Correlation of prognostic risk signature with clinical characteristics

To assess the predictive ability of the prognostic risk model for clinical characteristics, a correlation was established between risk score and clinical features, including age, BCR state, GS, and T-staging. In the TCGA cohort, the risk grouping system was notably associated with BCR state, GS, and T-staging, while no significant correlation was observed with age. The high-risk group displayed a higher incidence of biochemical recurrence (BCR), along with elevated Gleason score (GS) and more advanced T-staging compared to the low-risk group. Analysis of gene expression heatmap revealed heightened expression levels of risk factors like ribosomal protein L8 (RPL8), forkhead box M1 (FOXM1), and MAPK9 in the high-risk group, while the protective factor microtubule-associated protein 1 light chain 3 beta (MAP1LC3B) showed increased expression in the low-risk group across both cohorts (Fig. 6 and Suppl. Table S6).


Figure 6: Correlation between prognosis and clinicopathological factors in two cohorts. (A) TCGA; (B) GEO (*p < 0.05; **p < 0.01; ***p < 0.001).

Immune infiltration and expression of immune checkpoint molecules

Previous studies have suggested that ferroptosis may be linked to immune function, immune cells, or immune microenvironment. For example, Kim et al. have reported that parallel studies confirm iron death can induce potent immune suppression in the tumor microenvironment (TME) by affecting both innate and adaptive immune responses [28]. Liao et al. discovered that T cell-derived interferon (IFN)γ, in conjunction with arachidonic acid (AA), collectively induces immunogenic tumor ferroptosis, serving as a mechanism for CD8 T cell (CTL)-mediated tumor killing [29]. Wang et al. found that the activation of CD8 T cells by immunotherapy enhances specific lipid peroxidation associated with ferroptosis in tumor cells. The increased occurrence of ferroptosis contributes to the anti-tumor efficacy of immunotherapy. In mechanistic terms, the secretion of interferon-gamma (IFN γ) by CD8 T cells triggers the suppression of solute carrier family 3 member 2 (SLC3A2) and solute carrier family 7 member 11 (SLC7A11) expression. SLC3A2 and SLC7A11 are two subunits of the glutamate-cystine antiporter system, impairing the uptake of cystine by tumor cells, thereby promoting lipid peroxidation and ferroptosis in tumor cells [30]. Thus, to investigate its correlation with immune infiltration, we analyzed the differences in the infiltration of 16 immune cell types and the activity of 13 immune-related pathways between the two risk groups. Our findings indicated that the low-risk group showed higher scores for most immune cells and functions, particularly aDCs, Th2 cells, Treg, T cell co-inhibition, and Type II IFN Response, compared to the high-risk group (Figs. 7A7D and Suppl. Table S7). Additionally, the low-risk group exhibited elevated expression levels of key immune checkpoint molecules relative to the high-risk group (Figs. 8A, 8B and Suppl. Tables S8, S9).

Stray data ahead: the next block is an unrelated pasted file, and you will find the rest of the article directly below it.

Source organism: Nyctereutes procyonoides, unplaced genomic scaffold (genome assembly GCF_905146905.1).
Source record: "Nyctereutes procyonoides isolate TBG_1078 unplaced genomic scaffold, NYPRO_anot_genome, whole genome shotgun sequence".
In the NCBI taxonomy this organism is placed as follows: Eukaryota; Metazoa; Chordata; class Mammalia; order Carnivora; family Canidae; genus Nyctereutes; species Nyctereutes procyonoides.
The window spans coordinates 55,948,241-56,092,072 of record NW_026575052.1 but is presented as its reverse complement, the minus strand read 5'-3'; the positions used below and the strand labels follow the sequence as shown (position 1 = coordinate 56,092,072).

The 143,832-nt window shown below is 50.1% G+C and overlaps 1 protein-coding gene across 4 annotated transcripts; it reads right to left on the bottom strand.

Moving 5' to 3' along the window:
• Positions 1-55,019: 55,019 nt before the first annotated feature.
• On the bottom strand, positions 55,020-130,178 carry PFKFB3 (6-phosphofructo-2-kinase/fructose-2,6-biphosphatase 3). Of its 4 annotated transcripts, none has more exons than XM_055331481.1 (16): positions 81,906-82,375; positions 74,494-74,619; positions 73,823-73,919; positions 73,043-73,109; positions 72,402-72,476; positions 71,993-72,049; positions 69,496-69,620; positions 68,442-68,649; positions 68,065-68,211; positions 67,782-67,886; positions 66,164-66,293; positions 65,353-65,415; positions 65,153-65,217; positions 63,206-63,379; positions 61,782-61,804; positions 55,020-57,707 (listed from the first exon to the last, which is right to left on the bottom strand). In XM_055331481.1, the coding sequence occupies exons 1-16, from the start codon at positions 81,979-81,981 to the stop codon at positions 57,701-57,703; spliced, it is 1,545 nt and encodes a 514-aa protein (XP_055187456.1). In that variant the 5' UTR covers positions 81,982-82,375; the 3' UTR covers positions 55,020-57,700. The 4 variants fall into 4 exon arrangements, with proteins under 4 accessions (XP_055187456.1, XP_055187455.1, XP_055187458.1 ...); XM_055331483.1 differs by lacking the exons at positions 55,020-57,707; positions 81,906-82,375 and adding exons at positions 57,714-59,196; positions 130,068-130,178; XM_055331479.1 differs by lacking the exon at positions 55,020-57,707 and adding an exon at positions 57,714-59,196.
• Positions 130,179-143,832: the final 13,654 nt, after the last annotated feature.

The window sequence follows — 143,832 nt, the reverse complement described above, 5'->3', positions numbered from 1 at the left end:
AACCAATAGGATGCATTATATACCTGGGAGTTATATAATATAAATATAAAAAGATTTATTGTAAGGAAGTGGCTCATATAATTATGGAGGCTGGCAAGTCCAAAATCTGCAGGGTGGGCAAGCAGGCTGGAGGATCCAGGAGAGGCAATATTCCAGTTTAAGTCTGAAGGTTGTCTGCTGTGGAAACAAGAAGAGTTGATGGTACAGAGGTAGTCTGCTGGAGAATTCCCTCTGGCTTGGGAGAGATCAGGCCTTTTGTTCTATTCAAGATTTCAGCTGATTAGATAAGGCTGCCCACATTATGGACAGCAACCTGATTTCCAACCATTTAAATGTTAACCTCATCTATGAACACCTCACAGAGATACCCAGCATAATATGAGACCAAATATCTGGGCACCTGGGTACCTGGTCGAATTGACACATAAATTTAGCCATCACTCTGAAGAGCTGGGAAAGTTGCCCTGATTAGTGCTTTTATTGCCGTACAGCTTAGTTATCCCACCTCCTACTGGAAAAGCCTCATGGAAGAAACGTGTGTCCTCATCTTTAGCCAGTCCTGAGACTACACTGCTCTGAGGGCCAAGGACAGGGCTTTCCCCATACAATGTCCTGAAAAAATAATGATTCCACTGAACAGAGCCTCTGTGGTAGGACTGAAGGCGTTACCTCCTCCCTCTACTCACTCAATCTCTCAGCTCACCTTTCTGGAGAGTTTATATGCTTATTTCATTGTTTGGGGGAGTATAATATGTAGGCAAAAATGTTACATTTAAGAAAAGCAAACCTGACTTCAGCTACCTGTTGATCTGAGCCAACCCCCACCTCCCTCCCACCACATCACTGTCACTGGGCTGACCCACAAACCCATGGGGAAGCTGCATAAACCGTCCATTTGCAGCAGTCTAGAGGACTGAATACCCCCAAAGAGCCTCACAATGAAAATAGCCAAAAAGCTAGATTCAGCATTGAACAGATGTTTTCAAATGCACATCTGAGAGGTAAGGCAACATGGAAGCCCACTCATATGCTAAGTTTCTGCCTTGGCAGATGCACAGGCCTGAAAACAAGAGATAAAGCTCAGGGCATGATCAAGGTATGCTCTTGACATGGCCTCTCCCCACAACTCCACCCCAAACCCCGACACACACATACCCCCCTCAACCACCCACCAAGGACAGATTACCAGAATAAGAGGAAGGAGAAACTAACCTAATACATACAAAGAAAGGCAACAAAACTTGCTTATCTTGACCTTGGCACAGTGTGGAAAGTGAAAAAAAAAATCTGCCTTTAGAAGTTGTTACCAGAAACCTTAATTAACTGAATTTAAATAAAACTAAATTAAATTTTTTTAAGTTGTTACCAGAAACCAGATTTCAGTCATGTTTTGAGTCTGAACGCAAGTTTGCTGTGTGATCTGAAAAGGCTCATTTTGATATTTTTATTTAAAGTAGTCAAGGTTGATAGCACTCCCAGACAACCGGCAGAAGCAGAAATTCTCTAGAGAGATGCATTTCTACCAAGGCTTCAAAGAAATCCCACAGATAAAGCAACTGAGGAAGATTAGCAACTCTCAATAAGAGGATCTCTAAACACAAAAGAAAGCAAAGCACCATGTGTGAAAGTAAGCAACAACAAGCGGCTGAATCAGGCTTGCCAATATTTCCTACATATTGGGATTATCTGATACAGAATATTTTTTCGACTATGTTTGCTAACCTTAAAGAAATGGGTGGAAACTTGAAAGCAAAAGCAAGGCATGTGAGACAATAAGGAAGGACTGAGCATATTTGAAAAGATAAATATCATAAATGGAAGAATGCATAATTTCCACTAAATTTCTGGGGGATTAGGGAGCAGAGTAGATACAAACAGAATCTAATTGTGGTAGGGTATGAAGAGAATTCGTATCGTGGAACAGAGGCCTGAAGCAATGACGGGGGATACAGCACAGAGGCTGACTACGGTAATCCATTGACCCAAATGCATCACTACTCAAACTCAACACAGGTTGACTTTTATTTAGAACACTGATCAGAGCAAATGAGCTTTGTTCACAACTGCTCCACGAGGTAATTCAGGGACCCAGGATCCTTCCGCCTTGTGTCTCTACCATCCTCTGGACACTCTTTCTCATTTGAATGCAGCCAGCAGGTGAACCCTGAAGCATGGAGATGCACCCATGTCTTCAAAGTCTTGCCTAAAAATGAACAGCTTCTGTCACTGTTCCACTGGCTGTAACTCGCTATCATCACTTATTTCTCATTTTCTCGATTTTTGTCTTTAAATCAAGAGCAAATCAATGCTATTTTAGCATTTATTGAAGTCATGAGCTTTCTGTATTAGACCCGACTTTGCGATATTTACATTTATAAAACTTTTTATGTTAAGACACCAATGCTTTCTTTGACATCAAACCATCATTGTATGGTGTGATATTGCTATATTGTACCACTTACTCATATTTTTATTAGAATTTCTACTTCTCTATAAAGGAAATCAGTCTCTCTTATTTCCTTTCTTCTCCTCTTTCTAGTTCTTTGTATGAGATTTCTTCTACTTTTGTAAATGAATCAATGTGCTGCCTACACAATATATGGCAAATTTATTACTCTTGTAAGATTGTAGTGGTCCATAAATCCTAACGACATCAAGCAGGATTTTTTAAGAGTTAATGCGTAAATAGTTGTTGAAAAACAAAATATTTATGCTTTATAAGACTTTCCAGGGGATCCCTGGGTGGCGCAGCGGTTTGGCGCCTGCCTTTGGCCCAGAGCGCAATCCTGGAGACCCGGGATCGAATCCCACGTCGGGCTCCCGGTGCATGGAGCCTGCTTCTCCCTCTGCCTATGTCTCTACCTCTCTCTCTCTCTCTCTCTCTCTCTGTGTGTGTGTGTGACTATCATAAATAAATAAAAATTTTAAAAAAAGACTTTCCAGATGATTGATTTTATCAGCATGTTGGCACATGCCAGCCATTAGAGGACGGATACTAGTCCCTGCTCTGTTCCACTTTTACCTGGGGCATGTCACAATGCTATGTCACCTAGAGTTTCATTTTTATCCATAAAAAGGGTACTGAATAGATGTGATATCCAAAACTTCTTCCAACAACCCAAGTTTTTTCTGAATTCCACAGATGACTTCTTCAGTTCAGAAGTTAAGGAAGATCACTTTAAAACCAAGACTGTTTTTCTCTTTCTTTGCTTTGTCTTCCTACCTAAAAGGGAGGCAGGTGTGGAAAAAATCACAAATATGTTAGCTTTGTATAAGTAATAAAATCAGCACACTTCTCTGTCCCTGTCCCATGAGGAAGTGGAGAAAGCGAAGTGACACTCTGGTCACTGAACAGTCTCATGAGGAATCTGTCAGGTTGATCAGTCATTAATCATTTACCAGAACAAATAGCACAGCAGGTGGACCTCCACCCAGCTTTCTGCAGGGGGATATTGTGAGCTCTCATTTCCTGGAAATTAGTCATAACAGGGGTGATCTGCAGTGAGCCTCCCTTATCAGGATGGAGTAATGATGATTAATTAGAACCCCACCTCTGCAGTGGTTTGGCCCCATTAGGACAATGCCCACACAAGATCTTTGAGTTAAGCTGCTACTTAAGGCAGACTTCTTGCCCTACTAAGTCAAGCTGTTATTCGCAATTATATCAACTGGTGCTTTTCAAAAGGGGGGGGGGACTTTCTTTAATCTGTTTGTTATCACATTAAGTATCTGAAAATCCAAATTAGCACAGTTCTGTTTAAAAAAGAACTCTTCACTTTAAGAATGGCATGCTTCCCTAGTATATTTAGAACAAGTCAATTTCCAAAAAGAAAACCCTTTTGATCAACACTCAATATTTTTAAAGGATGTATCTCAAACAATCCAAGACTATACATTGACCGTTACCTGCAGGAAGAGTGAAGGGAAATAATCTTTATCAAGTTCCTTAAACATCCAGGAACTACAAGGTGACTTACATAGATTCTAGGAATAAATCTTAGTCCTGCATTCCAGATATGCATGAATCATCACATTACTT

Figure 7: Comparative analysis of immune cells and immune function using single-sample GSEA (ssGSEA) in the two cohorts. (A, B) Enrichment outcomes depicting immune cell and immune function scores in TCGA cohort. (C, D) Enrichment outcomes depicting immune cell and immune function scores in GEO cohort (*p < 0.05; **p < 0.01; ***p < 0.001).

images images

Figure 8: Expression of the key immune checkpoint molecules in the high-risk and low-risk groups. (A) TCGA; (B) GEO.

MAPK9 promotes migratory, invasive, and proliferative capacities of PCa cells in vitro